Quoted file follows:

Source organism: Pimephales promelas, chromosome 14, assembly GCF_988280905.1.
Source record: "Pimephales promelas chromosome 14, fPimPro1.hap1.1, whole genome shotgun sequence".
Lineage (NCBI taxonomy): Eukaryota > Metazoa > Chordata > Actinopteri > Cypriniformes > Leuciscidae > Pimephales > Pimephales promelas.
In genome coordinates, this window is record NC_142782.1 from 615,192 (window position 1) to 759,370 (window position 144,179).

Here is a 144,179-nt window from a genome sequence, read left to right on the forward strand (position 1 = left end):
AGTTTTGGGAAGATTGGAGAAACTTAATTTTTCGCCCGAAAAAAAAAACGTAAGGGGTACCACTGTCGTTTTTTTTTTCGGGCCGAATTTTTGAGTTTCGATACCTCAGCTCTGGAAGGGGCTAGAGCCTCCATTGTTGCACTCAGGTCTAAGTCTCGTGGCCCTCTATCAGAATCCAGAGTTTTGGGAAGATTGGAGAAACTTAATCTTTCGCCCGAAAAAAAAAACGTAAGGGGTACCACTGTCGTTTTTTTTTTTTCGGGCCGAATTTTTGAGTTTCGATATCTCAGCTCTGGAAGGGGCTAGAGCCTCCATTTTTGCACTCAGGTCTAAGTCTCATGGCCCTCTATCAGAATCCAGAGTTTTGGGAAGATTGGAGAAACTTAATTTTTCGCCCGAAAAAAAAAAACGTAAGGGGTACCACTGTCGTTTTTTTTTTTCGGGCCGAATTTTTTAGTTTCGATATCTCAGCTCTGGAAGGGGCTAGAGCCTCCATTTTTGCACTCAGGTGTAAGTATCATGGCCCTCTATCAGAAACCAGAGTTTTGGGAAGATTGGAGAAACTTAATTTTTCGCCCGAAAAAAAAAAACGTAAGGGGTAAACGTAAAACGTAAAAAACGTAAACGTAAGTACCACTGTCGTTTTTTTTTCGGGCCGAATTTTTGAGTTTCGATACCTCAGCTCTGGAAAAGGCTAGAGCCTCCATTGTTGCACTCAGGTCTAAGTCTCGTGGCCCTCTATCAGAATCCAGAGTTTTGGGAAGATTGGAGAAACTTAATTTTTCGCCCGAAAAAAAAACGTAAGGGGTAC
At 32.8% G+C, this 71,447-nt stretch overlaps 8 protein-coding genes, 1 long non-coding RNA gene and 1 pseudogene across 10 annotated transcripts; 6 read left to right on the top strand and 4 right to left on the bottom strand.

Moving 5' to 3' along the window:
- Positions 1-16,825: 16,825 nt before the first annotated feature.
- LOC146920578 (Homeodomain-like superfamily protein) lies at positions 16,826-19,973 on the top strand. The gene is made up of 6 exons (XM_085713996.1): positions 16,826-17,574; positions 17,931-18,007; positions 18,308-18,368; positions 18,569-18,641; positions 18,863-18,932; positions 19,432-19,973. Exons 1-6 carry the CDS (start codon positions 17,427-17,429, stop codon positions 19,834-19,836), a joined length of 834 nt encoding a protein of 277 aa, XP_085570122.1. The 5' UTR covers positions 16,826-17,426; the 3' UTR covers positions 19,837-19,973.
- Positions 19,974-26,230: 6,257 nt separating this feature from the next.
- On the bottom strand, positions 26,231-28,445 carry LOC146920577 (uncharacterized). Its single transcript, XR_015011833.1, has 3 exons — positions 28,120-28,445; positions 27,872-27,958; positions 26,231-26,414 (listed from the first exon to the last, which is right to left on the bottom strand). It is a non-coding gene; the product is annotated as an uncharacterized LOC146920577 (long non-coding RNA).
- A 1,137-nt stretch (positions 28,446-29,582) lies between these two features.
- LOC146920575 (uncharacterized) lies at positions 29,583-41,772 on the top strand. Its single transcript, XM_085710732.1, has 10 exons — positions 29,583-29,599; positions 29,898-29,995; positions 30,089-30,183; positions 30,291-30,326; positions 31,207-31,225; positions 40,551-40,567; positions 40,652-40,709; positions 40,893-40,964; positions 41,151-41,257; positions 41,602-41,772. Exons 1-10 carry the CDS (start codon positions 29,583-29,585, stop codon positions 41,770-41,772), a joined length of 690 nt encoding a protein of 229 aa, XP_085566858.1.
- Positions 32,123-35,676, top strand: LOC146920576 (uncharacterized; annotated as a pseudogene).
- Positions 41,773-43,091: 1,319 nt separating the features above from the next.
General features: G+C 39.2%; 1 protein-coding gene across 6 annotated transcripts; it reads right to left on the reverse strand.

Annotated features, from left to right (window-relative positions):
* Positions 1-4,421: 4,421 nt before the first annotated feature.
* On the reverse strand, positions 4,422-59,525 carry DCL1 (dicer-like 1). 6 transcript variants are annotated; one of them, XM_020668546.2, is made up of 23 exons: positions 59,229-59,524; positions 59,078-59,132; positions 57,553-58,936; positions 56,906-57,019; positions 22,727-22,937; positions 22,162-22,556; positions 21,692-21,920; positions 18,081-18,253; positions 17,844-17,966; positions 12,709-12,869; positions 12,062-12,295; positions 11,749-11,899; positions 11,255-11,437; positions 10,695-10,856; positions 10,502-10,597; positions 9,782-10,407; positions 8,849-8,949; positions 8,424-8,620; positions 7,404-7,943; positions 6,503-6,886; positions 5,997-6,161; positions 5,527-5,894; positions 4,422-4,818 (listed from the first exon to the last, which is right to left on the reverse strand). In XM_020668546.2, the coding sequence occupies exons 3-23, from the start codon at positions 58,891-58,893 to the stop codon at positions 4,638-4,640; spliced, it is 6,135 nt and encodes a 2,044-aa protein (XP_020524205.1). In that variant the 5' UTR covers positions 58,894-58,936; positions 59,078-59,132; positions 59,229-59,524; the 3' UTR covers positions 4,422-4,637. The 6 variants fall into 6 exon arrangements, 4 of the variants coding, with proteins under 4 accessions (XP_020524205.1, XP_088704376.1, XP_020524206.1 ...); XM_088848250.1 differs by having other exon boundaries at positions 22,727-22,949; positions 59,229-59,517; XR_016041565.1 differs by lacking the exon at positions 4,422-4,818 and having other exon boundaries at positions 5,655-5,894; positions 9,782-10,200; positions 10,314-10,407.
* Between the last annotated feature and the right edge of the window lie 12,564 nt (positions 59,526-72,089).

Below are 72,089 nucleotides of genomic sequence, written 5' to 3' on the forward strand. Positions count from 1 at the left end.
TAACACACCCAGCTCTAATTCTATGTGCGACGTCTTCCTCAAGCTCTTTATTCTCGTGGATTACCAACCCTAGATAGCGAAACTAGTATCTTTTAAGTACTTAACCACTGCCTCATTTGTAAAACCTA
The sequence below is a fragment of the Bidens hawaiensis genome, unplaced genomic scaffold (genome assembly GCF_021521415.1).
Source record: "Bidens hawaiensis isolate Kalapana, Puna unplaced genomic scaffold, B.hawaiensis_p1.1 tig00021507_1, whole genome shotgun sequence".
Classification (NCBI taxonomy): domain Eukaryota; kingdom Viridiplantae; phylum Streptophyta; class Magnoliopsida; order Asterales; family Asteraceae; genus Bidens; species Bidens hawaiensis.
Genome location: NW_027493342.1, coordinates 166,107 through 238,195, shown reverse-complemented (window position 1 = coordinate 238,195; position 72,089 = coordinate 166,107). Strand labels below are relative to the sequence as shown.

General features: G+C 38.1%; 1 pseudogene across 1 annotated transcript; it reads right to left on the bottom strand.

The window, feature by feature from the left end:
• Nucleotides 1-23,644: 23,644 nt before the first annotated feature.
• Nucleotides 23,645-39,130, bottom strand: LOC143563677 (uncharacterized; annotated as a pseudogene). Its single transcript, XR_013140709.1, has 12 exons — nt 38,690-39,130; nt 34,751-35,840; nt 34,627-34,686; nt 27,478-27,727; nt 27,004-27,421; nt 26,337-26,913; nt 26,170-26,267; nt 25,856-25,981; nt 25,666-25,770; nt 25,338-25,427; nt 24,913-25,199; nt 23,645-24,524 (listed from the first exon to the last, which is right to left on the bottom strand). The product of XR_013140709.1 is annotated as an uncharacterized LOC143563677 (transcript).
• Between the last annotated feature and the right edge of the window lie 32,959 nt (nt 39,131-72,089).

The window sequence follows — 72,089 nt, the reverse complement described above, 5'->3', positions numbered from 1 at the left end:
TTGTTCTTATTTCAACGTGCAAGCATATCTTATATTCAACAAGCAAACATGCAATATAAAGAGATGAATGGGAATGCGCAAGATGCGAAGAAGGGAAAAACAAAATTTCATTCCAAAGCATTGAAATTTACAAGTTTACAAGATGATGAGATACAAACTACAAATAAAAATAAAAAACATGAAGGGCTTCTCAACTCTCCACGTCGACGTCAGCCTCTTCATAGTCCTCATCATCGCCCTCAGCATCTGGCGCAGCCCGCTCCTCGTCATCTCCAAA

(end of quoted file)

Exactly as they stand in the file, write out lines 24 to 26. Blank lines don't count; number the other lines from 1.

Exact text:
The sequence below is a fragment of the Bidens hawaiensis genome, unplaced genomic scaffold (genome assembly GCF_021521415.1).
Source record: "Bidens hawaiensis isolate Kalapana, Puna unplaced genomic scaffold, B.hawaiensis_p1.1 tig00021507_1, whole genome shotgun sequence".
Classification (NCBI taxonomy): domain Eukaryota; kingdom Viridiplantae; phylum Streptophyta; class Magnoliopsida; order Asterales; family Asteraceae; genus Bidens; species Bidens hawaiensis.